Now, yesterday Ceri – the loquacious Canadian – had recommended to us ‘the best local Argentinian steakhouse in Buenos Aires’ that has ‘steak so tender you can cut it with a spoon!’.  Well, this is a pretty big call and we thought it needed to be checked out – but we were so tired yesterday that we had planned on going this evening instead.

The restaurant is called Desnivel and is on Defensor Av, about a kilometre and a half from our hotel. So we decided to walk down and cab it back.  It was a nice evening for a stroll through the cobbled streets of Buenos Aires.  🙂  Everywhere you walk you can see the strong European influence – and moving through the different streets feels like going from Paris to Italy just by going over a block or two.

We stumbled onto these cute sculptures set up on a park bench – you can see these guys on souvenirs everywhere.  The little girl is called Mafalda and she is the star of a comic strip.   Mafalda, is supposed to reflect the Argentinian middle classes combined with the thoughts of the more progressive youth. She is often depicted concerned about world peace and the state of humanity and apparently has somewhat serious, but endearing attitude problems.  You see her on everything here – from aprons and stationery to mate cups and keychains. Anyway, we made it to Desnivel just as the place was opening at 7pm.  Argentines traditionally dine quite late and while we wandered into a nearly empty restuarant, the place was getting quite busy as patrons kept walking in as late as 9:30pm to 10pm.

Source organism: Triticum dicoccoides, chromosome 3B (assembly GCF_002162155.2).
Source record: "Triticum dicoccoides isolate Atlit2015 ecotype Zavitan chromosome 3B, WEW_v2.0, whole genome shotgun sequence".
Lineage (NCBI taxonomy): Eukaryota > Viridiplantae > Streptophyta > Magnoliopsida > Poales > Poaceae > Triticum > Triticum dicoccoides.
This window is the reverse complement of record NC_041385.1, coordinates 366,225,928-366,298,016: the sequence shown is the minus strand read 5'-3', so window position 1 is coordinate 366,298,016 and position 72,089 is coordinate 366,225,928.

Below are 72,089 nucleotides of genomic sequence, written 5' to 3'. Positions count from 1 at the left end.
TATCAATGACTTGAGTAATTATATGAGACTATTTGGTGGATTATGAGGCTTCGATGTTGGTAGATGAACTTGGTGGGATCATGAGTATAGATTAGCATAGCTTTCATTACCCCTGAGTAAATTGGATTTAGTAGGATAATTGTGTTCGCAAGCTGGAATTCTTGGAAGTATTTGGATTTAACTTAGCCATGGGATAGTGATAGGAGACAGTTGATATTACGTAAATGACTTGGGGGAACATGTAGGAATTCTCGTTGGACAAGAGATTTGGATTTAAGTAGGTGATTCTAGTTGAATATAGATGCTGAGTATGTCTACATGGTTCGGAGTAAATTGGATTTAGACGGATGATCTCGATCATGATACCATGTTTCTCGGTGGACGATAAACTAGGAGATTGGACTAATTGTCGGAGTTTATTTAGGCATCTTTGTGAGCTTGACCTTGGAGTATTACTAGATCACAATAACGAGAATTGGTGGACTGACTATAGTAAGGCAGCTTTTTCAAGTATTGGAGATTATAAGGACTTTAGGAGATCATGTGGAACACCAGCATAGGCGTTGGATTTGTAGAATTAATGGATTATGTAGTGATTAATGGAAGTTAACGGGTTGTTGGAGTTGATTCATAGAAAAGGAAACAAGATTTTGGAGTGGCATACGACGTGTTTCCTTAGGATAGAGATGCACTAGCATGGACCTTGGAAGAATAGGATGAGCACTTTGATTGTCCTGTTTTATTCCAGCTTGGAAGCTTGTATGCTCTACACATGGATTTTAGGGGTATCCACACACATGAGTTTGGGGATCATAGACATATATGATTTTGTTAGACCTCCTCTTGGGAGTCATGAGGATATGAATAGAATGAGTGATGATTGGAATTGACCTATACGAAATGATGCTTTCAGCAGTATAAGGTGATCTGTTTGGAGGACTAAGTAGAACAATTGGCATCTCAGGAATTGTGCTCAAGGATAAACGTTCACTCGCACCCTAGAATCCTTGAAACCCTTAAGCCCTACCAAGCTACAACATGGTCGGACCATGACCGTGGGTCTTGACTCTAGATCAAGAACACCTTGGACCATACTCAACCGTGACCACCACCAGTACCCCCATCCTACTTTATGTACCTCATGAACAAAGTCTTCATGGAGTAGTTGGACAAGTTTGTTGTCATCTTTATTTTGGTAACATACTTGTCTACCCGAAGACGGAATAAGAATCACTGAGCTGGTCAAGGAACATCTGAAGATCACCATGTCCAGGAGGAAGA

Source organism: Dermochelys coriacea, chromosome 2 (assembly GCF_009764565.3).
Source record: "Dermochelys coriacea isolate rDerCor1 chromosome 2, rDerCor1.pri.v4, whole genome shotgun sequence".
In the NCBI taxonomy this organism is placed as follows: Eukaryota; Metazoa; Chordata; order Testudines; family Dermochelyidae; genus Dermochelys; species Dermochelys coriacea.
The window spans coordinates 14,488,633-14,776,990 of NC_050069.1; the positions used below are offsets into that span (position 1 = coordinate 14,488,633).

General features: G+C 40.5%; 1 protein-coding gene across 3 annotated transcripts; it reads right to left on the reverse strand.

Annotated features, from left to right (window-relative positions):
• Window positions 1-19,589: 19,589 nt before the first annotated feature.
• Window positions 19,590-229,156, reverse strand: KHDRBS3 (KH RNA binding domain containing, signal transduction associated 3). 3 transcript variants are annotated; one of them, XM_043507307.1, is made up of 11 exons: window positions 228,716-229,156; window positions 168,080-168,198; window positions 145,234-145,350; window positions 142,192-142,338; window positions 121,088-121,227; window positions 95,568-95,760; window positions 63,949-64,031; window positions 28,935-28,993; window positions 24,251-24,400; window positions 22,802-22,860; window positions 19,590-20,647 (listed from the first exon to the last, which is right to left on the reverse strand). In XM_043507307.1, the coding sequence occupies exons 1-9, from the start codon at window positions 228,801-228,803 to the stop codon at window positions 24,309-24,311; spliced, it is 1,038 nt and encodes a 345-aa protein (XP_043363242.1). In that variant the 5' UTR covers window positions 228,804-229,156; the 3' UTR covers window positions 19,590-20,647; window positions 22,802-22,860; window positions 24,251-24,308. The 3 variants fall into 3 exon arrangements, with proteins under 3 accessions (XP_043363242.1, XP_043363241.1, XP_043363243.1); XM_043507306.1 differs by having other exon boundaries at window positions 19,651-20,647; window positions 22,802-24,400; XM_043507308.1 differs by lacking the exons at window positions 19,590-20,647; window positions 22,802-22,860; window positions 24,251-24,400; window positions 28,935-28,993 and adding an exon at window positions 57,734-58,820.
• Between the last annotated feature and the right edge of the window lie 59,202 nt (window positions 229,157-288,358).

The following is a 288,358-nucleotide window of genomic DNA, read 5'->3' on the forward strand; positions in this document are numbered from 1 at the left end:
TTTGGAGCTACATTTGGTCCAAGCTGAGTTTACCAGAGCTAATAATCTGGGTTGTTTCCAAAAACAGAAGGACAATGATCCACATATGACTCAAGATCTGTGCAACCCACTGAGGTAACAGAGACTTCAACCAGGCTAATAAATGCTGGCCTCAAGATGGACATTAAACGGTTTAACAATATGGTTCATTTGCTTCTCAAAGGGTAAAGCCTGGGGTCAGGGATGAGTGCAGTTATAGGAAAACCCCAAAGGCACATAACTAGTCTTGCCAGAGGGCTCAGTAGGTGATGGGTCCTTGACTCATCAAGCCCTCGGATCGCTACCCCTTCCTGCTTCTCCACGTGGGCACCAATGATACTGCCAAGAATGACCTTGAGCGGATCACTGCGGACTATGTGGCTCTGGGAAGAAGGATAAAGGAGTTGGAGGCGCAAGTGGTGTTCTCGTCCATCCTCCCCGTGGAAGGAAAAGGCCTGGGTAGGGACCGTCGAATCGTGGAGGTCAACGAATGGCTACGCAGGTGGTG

As you enter, you get to parade past the BBQ, which smell absolutely delicious.  Ceri had told us yesterday they don’t use any spices on the meats while cooking, just a light salt rub.  Any flavours are added after the cook.

AND we saw this massive stack of sliced provolne ready to be cooked… looks like piles of wax.After we ordered some drinks – caipirinha, margartita, and pisco sours… our lump of wax came out like this – well cooked and covered in peppers, bacon, provoletta, and herbs.  Absolutely beautiful.  Add a tiny bit of chimichurri and Bob’s your uncle. After sharing some provaletta for an entre, we had steak tenderloins (what we would just call a fillet steak) that was served drowning in delicious mushroom sauce and with pomme noisettes.  None a pesky vegetable in sight at this steakhouse  😉   And Ceri was right, I have never – and I mean that literally – I have never had such tender steak in my life. Thanks to Ceri’s advice we ordered one steak between the two of us and didn’t have to be rolled out of the restaurant.The steak cut like butter and almost melted in your mouth.  It was beautifully cooked and so light and tender.  Phenomenal… we were all commenting what a shame it was we hadn’t made the effort to come last night as we would have been back for a second meal tonight as well, it was that good!

In lieu of dessert, we decided to have some limoncello… about nine shots later!